A digest of last week’s news is a selection of some of the news from week 48 related to the worlds of photography and video, covering multiple topics, always rounded up with a reading suggestion.
Pentax 645Z IR is not for all
Ricoh Imaging Corporation announced the development of a medium format digital SLR that can see what the human eye can not see: the Pentax 645Z IR.
Based on the proven Pentax 645Z, which features a high-performance CMOS image sensor, with an imaging area (43.8mm x 32.8mm) approximately 1.7 times larger than that of a 35mm full-size sensor, with 51.4 effective megapixels to deliver super-high resolution and exceptional depth rendition, the new model is designed to register the infrared region of the spectrum, not seen by the human eye. The camera will be useful for investigation in multiple areas, from archaeology and painting to forensics.
Due to the specific use of the Pentax 645Z IR, the camera will not be available to the general consumer, indicates Ricoh. Libraries, museums, research institutions and government agencies buying the camera will have to abode by a Pentax 645Z IR User Agreement, which defines the conditions of use upon purchase.
Samsung exits UK photo market… and others
Samsung continues to close their camera business in different European markets. The most recent news come from Amateur Photographer magazine, which quotes a Samsung representative: “We quickly adapt to market needs and demands. In the UK, we have seen a gradual and sustained decline in demand for standalone digital cameras and camcorders and related accessories. For this reason, we have taken the decision to phase out the sales and marketing of these products.
The UK statement added: “This is a local decision, based on local market conditions”. The problem is that “local market conditions” have been met in other countries, from Germany to Norway or Spain, suggesting that Samsung cameras are no more.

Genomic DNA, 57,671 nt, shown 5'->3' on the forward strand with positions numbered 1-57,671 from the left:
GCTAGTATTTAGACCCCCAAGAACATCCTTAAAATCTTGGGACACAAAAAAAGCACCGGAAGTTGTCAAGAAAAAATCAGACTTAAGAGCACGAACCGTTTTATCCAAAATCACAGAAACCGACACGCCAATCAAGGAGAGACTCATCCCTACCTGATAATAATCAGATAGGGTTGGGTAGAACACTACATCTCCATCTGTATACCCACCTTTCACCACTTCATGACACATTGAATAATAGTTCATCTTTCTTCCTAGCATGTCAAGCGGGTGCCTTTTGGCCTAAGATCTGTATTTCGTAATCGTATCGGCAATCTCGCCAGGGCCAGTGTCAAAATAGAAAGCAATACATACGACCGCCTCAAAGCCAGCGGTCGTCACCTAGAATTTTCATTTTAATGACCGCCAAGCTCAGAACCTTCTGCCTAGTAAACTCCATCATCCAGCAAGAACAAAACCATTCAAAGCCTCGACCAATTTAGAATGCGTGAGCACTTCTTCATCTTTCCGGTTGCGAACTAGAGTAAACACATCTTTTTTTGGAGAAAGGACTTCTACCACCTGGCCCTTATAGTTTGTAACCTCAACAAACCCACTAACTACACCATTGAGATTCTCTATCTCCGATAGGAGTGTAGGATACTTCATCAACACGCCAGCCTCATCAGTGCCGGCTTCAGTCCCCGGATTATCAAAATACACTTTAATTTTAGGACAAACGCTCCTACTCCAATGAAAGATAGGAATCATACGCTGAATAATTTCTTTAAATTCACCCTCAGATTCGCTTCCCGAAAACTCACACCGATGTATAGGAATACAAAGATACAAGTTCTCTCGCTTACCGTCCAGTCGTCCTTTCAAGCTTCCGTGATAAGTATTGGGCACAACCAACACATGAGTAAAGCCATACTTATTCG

After a decade telling people they should buy their cameras, Samsung closes the door and leaves those that invested in their equipment thinking that there is probably a reason to invest in names that have been in the market for a long time…
The end of Holga cameras
The factory that produces Holga Cameras has ceased operations, announced the US distributor, Freestyle Photographic. Buy your Holga before it is too late!
The origins of Holga began in China in 1982. At the time, photography was skyrocketing in popularity and the 120 film format was most pervasive. Holga was introduced to the Chinese public as an inexpensive medium format camera and although 35mm format took over, the name Holga spread West and its popularity grew. Tens of thousands of cameras were sold in twenty different countries with almost no change in the original design.
Now, Holga is coming to an end. According to the factory spokesperson in China, “…all Holga tooling has already been thrown away and there is nothing available for sale.” Inventory is still available throughout the United States and around the world, but as units sell out, they will be no longer available.
So, if you’ve ever dreamt of owning one of these plastic cameras, the time is now. Maybe as a Christmas gift for you or someone you know. Buy a Holga.
Olympus: love your camera longer
Apparently Olympus is slowing down on the launch of new models of cameras and betting in something rather interesting: updating their models to offer more functions.
Under the concept “Love Your Camera Longer”, Olympus is offering owners of some of their Mirrorless models the chance to follow technology and get their models updated. Their frequent feature upgrades offer, says the company, the most innovative imaging technology available today so you can love your camera longer.
Olympus has a recent upgrade which offers multiple new and exciting options for some of their cameras, a move similar to the one from Panasonic mentioned recently here at Pro Video Coalition. For Olympus the idea is simple: Technology is evolving every day. So is the OM-D system.
Cyber Monday eBook bundles
After a Black Friday it’s time for a Cyber Monday, so the reading suggestion for this week is a bit different and is only valid until tomorrow. Rocky Nook’s eBook bundles are alive.
Landscape, portrait, bird photographers, along with followers of other themes within the vast photographic world, will find in the multiple bundles created by Rocky Nook one that fits their interests.
Those “nice pairs” of photography eBooks are on sale, until tomorrow, at a very special price of $35. No need for a code, just visit Rocky Nook’s website before the offer expires and get some reading for Christmas.